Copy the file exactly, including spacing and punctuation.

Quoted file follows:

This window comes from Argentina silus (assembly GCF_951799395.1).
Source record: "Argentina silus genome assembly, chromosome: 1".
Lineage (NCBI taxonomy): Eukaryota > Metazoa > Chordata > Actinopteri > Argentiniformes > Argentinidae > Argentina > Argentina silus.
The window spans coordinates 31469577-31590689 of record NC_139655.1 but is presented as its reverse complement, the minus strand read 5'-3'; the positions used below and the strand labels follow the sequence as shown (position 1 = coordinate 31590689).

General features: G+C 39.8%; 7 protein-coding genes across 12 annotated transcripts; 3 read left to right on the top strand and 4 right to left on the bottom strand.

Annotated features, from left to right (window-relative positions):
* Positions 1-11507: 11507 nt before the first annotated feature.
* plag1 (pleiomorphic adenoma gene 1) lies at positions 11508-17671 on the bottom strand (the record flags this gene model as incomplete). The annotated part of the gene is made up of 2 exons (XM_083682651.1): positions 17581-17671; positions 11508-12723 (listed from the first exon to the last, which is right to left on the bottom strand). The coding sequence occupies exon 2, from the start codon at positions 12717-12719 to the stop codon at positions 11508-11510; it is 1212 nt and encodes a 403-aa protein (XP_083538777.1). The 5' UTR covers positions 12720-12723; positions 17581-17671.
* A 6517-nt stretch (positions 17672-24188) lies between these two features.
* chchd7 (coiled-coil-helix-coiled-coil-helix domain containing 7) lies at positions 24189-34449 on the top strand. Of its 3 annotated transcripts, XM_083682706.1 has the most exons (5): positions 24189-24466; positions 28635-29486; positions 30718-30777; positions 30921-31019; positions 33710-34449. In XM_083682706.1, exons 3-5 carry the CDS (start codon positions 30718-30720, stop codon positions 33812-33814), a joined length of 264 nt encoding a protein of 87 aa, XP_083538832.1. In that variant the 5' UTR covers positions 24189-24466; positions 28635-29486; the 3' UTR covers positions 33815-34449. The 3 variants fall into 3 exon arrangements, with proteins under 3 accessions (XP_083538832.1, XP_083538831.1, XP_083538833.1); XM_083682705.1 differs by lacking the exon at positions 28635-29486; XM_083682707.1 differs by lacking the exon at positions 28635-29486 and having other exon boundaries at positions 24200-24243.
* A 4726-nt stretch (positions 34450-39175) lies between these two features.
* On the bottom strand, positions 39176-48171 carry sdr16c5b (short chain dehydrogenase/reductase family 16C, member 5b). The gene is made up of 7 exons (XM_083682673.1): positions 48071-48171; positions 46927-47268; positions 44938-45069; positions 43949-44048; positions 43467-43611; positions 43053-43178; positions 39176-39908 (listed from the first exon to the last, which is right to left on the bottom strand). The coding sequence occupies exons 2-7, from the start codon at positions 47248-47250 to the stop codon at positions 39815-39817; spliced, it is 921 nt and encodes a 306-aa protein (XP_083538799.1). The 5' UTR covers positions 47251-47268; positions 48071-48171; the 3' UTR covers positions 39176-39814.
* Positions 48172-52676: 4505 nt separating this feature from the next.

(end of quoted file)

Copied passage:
This window comes from Argentina silus (assembly GCF_951799395.1).
Source record: "Argentina silus genome assembly, chromosome: 1".
Lineage (NCBI taxonomy): Eukaryota > Metazoa > Chordata > Actinopteri > Argentiniformes > Argentinidae > Argentina > Argentina silus.
The window spans coordinates 31469577-31590689 of record NC_139655.1 but is presented as its reverse complement, the minus strand read 5'-3'; the positions used below and the strand labels follow the sequence as shown (position 1 = coordinate 31590689).

General features: G+C 39.8%; 7 protein-coding genes across 12 annotated transcripts; 3 read left to right on the top strand and 4 right to left on the bottom strand.

Annotated features, from left to right (window-relative positions):
* Positions 1-11507: 11507 nt before the first annotated feature.
* plag1 (pleiomorphic adenoma gene 1) lies at positions 11508-17671 on the bottom strand (the record flags this gene model as incomplete). The annotated part of the gene is made up of 2 exons (XM_083682651.1): positions 17581-17671; positions 11508-12723 (listed from the first exon to the last, which is right to left on the bottom strand). The coding sequence occupies exon 2, from the start codon at positions 12717-12719 to the stop codon at positions 11508-11510; it is 1212 nt and encodes a 403-aa protein (XP_083538777.1). The 5' UTR covers positions 12720-12723; positions 17581-17671.
* A 6517-nt stretch (positions 17672-24188) lies between these two features.
* chchd7 (coiled-coil-helix-coiled-coil-helix domain containing 7) lies at positions 24189-34449 on the top strand. Of its 3 annotated transcripts, XM_083682706.1 has the most exons (5): positions 24189-24466; positions 28635-29486; positions 30718-30777; positions 30921-31019; positions 33710-34449. In XM_083682706.1, exons 3-5 carry the CDS (start codon positions 30718-30720, stop codon positions 33812-33814), a joined length of 264 nt encoding a protein of 87 aa, XP_083538832.1. In that variant the 5' UTR covers positions 24189-24466; positions 28635-29486; the 3' UTR covers positions 33815-34449. The 3 variants fall into 3 exon arrangements, with proteins under 3 accessions (XP_083538832.1, XP_083538831.1, XP_083538833.1); XM_083682705.1 differs by lacking the exon at positions 28635-29486; XM_083682707.1 differs by lacking the exon at positions 28635-29486 and having other exon boundaries at positions 24200-24243.
* A 4726-nt stretch (positions 34450-39175) lies between these two features.
* On the bottom strand, positions 39176-48171 carry sdr16c5b (short chain dehydrogenase/reductase family 16C, member 5b). The gene is made up of 7 exons (XM_083682673.1): positions 48071-48171; positions 46927-47268; positions 44938-45069; positions 43949-44048; positions 43467-43611; positions 43053-43178; positions 39176-39908 (listed from the first exon to the last, which is right to left on the bottom strand). The coding sequence occupies exons 2-7, from the start codon at positions 47248-47250 to the stop codon at positions 39815-39817; spliced, it is 921 nt and encodes a 306-aa protein (XP_083538799.1). The 5' UTR covers positions 47251-47268; positions 48071-48171; the 3' UTR covers positions 39176-39814.
* Positions 48172-52676: 4505 nt separating this feature from the next.